What is the Poverty Awareness Workshop Facilitation Team?
Hone your project coordination skills while raising awareness about poverty on campus with Community Service-Learning
Work with an interdisciplinary team of students and community volunteers to facilitate Poverty Awareness & Community Action (PACA) workshops for U of M faculties.
Imagine that you come home one day and discover an eviction notice in your mailbox. Your landlord has ordered you to vacate your apartment in five days. Despite being a responsible renter, this will be the third time you have moved this year, and you recognize a pattern of discrimination that has followed you all of your life as an Anishinaabe woman and single mother of three boys. You feel defeated.
What would you do?
Unfortunately, securing affordable, long-term housing is an all-too-common challenge faced by many people living in poverty. The Canadian Centre for Policy Alternatives (CCPA) notes in their April 2018 report, Winnipeg Without Poverty, that some people are at greater risk for poverty – women, single parents, LGBT2SQ+ communities, Indigenous people, newcomers and people with physical and mental disabilities. People from these groups all experience poverty at disproportionately higher rates in Winnipeg.
Importantly, the CCPA goes on to discuss how people experiencing higher rates of poverty may have multiple and intersecting identities that result in unique lived experiences of poverty. In the housing scenario above, for example, the woman is disadvantaged by sexism and racism, in addition to her socioeconomic status.
“One of the major things I have learned from coordinating the Poverty Awareness & Community Action workshop this past year is how the experiences of people who live in poverty can really vary,” reflected Juliana Coughlin, a Masters candidate in Peace and Conflict Studies. “I have also learned how systems, like housing and the job market, can very much work against some of the most vulnerable in our society.”
Focused on day-to-day survival, people living in poverty may lack the time, power and knowledge about systems to advocate for themselves in situations like an eviction. Luckily, people can reach out to a community advocate to get information about their rights and available resources. For example, did you know that the Residential Tenancies Act requires that the notice be delivered in person, or that a landlord can only give you five days’ notice for three reasons – non-payment of rent, major damage or being a threat?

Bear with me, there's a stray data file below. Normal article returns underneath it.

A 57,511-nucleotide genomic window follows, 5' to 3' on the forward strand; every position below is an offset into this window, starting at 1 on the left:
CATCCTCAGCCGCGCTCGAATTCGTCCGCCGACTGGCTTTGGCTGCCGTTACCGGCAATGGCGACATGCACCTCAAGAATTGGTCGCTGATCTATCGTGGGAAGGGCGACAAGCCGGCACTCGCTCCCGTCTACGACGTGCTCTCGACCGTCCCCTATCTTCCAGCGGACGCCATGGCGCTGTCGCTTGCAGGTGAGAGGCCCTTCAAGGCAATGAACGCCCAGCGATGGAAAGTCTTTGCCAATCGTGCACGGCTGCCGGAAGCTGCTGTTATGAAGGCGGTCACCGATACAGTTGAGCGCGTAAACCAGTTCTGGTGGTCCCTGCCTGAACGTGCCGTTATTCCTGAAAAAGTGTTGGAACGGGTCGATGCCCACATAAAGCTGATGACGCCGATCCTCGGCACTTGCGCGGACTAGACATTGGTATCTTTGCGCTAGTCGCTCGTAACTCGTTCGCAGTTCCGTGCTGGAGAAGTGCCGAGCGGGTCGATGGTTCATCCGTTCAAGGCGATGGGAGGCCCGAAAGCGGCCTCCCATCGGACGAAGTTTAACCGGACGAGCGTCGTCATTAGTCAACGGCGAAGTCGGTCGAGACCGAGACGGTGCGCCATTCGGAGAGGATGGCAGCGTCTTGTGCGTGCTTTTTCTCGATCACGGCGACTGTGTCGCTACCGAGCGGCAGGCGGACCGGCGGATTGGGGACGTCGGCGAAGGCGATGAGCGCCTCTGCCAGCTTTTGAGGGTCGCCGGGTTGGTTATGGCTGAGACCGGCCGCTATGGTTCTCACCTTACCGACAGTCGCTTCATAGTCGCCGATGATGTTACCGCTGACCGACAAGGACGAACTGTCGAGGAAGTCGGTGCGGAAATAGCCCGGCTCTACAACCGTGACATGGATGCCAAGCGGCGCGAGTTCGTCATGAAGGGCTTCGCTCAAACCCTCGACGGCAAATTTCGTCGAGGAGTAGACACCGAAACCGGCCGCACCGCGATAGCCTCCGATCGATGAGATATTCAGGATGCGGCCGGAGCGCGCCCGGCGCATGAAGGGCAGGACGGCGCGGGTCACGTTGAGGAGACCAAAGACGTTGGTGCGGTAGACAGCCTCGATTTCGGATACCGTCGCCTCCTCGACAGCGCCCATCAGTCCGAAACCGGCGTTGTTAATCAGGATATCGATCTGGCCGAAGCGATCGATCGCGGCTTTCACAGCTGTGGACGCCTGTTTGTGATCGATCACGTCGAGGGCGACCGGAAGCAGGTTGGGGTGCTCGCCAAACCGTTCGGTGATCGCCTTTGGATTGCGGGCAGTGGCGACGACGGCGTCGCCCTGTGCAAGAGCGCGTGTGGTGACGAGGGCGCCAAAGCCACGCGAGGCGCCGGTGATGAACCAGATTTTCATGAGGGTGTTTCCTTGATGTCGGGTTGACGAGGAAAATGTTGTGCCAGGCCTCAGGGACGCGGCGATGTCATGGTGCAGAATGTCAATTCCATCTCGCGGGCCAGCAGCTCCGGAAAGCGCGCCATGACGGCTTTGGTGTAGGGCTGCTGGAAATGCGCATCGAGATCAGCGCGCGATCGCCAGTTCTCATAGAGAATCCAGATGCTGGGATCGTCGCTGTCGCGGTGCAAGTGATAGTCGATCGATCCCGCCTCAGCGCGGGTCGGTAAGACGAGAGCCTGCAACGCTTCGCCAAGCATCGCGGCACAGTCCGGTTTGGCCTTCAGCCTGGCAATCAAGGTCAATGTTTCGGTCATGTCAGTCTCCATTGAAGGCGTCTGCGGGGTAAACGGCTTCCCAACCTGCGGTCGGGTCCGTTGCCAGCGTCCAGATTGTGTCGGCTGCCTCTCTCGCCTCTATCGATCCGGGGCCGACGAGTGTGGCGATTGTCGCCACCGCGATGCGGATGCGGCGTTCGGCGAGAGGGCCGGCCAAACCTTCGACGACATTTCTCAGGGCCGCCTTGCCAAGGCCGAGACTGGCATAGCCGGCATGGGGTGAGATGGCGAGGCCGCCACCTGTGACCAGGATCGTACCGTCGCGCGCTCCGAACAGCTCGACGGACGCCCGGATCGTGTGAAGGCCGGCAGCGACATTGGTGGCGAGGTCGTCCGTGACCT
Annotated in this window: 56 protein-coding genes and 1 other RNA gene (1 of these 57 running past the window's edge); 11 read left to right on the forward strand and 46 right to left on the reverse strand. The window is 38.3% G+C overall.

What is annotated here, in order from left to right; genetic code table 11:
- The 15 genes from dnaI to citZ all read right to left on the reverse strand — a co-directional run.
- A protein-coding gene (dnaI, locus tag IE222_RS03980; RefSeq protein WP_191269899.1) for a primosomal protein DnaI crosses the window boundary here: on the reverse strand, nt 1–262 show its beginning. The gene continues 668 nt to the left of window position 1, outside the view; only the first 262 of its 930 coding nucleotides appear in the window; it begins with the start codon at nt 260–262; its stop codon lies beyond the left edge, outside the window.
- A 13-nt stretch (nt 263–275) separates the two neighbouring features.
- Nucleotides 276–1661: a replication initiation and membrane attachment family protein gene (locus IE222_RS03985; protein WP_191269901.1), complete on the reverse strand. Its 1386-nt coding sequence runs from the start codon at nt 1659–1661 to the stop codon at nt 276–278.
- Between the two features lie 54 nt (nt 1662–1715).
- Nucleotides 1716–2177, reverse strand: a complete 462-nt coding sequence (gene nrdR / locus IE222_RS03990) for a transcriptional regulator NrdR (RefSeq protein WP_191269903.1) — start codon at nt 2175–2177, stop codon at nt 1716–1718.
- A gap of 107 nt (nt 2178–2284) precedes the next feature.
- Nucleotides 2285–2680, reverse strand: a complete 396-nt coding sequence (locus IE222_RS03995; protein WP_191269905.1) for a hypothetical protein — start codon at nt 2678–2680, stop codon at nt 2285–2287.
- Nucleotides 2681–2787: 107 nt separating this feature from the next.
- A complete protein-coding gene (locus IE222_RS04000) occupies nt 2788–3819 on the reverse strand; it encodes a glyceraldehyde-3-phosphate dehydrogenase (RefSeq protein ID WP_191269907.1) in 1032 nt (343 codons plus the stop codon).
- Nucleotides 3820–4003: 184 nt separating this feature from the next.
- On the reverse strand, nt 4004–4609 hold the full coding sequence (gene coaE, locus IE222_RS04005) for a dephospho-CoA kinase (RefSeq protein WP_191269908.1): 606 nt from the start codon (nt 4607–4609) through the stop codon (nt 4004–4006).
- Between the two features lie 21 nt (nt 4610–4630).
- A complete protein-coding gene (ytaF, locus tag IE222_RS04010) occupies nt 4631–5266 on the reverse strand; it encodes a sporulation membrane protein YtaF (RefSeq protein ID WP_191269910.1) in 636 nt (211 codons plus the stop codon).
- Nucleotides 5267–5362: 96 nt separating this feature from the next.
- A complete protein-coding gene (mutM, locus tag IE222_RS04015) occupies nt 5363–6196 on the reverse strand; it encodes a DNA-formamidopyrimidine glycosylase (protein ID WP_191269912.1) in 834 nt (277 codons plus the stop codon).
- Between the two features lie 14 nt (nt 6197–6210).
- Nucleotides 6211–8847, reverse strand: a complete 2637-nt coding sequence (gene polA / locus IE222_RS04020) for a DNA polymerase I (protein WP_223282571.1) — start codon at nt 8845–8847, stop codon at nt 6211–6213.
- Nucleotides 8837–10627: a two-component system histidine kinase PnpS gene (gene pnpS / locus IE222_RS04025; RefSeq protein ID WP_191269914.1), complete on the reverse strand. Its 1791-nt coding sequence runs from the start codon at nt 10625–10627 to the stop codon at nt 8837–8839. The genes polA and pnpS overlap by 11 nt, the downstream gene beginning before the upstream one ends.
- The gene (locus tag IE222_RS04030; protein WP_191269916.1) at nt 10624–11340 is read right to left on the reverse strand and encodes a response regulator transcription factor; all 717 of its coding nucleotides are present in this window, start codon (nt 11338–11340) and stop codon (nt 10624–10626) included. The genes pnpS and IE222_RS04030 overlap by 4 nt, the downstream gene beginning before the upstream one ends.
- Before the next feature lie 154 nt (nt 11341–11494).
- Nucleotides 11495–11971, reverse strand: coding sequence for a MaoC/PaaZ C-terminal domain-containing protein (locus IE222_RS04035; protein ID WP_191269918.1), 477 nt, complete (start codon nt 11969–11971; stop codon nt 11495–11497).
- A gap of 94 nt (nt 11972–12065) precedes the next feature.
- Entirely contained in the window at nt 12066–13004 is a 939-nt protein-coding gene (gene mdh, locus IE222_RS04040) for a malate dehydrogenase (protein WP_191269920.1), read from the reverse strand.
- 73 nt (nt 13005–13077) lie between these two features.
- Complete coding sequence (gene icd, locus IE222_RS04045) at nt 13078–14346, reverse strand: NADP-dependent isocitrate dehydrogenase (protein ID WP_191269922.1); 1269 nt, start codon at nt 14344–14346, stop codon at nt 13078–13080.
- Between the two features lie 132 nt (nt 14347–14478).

As members of the PACA Workshop Facilitation Team, students have the unique opportunity to work directly with community advocates and people with lived experiences of poverty. The PACA workshop is an experiential learning activity that uses role play and discussion to deepen awareness of the impacts of poverty and social welfare systems. Workshop participants take on the roles of family members, while members of the Workshop Facilitation Team role play as service-providers, such as police officers and social workers, or assist with facilitation. Before and after the workshop, team members also develop skills in workshop coordination, community engagement and more.
“The PACA Workshop is greatly needed for students,” said Shelley Stevenson, a community volunteer from North Point Douglas Women’s Centre, “for another viewpoint and just to get them aware of what’s happening on the streets and in the communities they will be working with in the future. Students get to know the people firsthand. There are lots of stereotypes out there. Working with the people can give you a better understanding of how society actually runs.”
“I was in my sixth year of postsecondary education,” recalled Dale Lui, an alumnus from the Department of Political Studies. “I thought I had gained the ‘right’ knowledge through my studies to be in a position to help people, but I realized I had a lot of prejudice against the very communities to which I was dedicating my studies: people living in a low-income situation or below the poverty line. Being a part of PACA really changed my views on poverty.”
Last year, Juliana, Shelley and dozens of other university students and community volunteers helped Community Service-Learning to facilitate eight workshops for nearly 400 future social workers, doctors, nurses, occupational therapists, lawyers and recreation workers.
“It’s such a dynamic and fast-paced work environment,” said Juliana. “I’ve really developed my critical thinking, problem-solving and organizational skills in taking on the interesting roles and responsibilities of workshop coordination. I also had the chance to work closely with community and student volunteers, and it’s the relationships I have built with community volunteers that I really value. Being part of the PACA Workshop Facilitation Team has allowed me to gain a deeper understanding of poverty than through almost anything else I have participated in before.”
For more information about the Poverty Awareness & Community Action Workshop Facilitation Team, or to apply, visit: umanitoba.ca/servicelearning
The deadline to apply is July 31. Late applications will be considered until September 30.
Faculty members interested in booking a workshop can contact:
Anny [dot] Chen [at] umanitoba [dot] ca
Community Service-Learning, a part of Student Engagement and Success, facilitates student programs and provides faculty support for the University of Manitoba community. CSL works with local and international communities to offer experiential learning opportunities that help students connect with communities, develop their capacity for community and social justice work, and learn about their role in social change.